Yoga as a Lifestyle Modification Tool

The comfort zone of an individual is his/her lifestyle, and it follows a particular pattern during his/her lifespan. Therefore, lifestyle is a way of doing things in a way that is comfortable for an individual. Today, teenagers are used to spending luxurious life pertaining to outing with friends late at night, consuming fast food very often, developing irregular dietary habits and, most importantly, neglecting physical activity required for proper physiological and metabolic functioning. The central target for any lifestyle modification strategy is to motivate individuals to take up physical activity, directing them to avoid fast food on a regular basis as suited to one's lifestyle and energy consumption. The main cause of the increase in the prevalence of diabetes is partly because PreDM remains undetected due to asymptomatic features even though the lifestyle modifications appear to be ineffective in prevention and development of diabetes. Lifestyle modification seems to be effective through promotion of physical activity followed by dietary suggestions from clinicians as a preventive tool for management of diabetes [98,99,100,101]. There are several studies on lifestyle modification programs which show its worth and support prevention of diabetes, i.e. Diabetes Prevention Study (DPS) [102], US Diabetes Prevention Program (UDPP) [103], Indian Diabetes Prevention Programme (IDPP) [104,105], and Da Qing IGT and Diabetes Study (DQS) [106] from Finland, USA, India, and China, respectively. Lifestyle modification seems to be the most effective way for preventing and managing the rate of progression from PreDM to DM in high-risk individuals [98]. This is why the Indian PM has advocated the yoga intervention in the lives of Indian diabetics.

Yoga as a Possible Solution for Prevention and Management

One of the most popular and economic lifestyle intervention tools in the management of diabetes and its complications is yoga. In the ancient sacred scriptures like patanjali yogsutra or hatyogpradipika entitled Yogaschittavritti Nirodhaha, the main body of the text signifies the importance of yoga as a union of healthy mind, body, and soul to the supreme soul of the universe. Yoga focuses on the general well-being of all the individuals via following the 8-fold path as described in hatyoga practitioners which puts emphasis on various aspects; some of them include physical postures (asanas), breathing exercises (pranayamas), and meditation (dhyana) [85]. In our modern era, the scriptures that advocate the usefulness of yoga as a remedy for various ailments now reveal its medical importance in terms of its therapeutic application which comprises of various standardized techniques like panchkarma therapy, Sherodhara, vamana, nauli, accupressure, etc. So, yoga therapy [107,108] comprises a set of yogic exercises that an individual performs on his/her own after an orientation class. An individual may attend a yoga module regardless of his/her previous experience. A yoga module ranges from gentle warming exercises to complex practices of asanas and pranayama. An important component of yoga is asanas, which provide strength for the musculoskeletal system through the balance between the relaxing and stretching components of muscular tissue. It helps in the mobilization of skeletal joints and postural stability required for the stability and equilibrium of the physiological and psychological components of an individual. Another important component of yoga is pranayama. It is believed that when practicing hatyoga, if a person controls the breathing rhythm, they will control their own mind and body. Controlling breathing seems to be difficult because one has to connect one's unconsciousness to consciousness for maintaining a uniform flow of energy which is regulated by different energy chakras in our body that help to maintain a homeostasis and promote a holistic, healthy, and happy living.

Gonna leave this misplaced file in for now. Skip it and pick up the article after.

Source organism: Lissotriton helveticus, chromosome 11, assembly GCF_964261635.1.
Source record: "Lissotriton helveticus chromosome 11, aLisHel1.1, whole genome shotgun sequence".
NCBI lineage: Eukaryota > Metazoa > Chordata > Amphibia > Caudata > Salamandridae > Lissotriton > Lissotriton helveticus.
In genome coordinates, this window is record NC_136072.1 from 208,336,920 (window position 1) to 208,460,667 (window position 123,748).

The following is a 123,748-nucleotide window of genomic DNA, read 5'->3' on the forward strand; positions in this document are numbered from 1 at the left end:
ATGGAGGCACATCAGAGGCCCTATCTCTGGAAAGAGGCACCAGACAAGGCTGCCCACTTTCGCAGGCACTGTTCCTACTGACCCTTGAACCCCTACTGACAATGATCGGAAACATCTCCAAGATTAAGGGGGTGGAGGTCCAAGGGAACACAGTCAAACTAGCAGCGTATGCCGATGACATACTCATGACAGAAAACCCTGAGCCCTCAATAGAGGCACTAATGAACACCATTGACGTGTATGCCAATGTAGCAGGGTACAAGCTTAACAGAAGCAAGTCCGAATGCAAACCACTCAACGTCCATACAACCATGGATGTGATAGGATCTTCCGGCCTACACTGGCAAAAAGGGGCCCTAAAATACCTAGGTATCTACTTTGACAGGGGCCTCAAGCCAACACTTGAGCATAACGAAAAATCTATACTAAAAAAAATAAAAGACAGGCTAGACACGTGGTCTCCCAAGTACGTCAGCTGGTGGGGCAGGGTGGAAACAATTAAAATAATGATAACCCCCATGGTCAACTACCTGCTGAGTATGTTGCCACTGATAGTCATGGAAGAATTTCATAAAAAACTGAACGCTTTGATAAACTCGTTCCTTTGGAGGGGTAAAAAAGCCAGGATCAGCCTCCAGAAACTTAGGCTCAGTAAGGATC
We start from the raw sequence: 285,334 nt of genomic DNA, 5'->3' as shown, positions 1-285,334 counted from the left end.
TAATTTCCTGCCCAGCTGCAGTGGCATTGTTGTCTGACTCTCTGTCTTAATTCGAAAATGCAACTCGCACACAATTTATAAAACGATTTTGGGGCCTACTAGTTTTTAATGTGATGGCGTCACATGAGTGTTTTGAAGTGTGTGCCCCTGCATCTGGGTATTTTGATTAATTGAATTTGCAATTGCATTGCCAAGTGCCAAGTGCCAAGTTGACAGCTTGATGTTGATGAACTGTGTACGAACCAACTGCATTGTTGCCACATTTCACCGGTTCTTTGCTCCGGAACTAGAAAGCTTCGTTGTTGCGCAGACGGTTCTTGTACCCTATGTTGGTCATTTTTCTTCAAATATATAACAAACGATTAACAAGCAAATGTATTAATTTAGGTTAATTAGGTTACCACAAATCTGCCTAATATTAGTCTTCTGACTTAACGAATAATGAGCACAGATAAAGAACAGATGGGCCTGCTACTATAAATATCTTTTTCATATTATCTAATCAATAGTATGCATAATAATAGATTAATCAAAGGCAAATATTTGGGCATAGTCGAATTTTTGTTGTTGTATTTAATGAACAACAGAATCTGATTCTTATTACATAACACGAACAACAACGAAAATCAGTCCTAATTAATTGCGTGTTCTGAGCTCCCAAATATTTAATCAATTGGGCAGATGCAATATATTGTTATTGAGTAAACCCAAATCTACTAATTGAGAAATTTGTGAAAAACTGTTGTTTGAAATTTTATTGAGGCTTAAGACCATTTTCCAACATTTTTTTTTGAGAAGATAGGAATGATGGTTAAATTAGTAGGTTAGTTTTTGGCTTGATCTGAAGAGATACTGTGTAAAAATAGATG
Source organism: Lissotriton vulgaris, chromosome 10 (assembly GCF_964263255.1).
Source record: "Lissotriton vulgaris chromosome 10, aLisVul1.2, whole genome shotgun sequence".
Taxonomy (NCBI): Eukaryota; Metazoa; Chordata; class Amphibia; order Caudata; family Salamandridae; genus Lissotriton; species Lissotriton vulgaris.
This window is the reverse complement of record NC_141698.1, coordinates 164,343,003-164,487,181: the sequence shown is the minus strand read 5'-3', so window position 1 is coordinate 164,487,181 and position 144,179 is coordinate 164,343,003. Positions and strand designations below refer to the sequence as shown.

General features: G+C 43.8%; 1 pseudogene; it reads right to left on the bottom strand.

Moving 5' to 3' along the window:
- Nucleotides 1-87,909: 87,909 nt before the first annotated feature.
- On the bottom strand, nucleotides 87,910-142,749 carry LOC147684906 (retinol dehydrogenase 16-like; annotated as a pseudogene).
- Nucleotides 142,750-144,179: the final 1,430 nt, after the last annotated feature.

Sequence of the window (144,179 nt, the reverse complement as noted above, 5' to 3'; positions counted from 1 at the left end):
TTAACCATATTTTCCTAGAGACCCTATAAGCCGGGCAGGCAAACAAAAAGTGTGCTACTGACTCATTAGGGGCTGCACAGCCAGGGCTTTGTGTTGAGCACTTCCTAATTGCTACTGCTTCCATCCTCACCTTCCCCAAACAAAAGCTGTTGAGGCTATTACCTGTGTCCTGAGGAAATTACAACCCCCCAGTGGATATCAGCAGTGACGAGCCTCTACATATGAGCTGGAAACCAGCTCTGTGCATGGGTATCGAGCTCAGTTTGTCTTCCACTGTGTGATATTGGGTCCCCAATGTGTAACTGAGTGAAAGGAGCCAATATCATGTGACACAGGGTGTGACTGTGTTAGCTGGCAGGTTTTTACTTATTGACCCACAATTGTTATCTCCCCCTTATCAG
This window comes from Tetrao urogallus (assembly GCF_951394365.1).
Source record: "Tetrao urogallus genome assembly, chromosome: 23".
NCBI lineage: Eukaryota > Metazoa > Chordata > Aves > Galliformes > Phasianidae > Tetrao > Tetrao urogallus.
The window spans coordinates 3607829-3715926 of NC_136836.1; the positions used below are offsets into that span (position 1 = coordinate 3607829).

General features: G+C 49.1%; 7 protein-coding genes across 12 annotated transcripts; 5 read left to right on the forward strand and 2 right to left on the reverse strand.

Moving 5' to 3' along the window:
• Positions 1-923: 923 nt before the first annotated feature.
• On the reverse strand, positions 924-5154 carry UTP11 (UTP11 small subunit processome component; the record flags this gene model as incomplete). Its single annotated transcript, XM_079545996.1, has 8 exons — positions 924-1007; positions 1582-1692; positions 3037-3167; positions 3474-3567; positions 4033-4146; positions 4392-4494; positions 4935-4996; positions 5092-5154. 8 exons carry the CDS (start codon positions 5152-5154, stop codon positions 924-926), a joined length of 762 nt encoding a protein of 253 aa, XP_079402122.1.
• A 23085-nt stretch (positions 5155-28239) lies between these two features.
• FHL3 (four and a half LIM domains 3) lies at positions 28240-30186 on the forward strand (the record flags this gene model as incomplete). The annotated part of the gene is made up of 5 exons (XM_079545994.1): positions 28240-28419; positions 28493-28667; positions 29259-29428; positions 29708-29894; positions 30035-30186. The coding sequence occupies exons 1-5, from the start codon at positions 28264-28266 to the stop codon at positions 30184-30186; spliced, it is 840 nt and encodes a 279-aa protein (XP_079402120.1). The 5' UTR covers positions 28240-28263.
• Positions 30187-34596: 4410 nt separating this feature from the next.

Effect of Yoga on the Biochemical Profile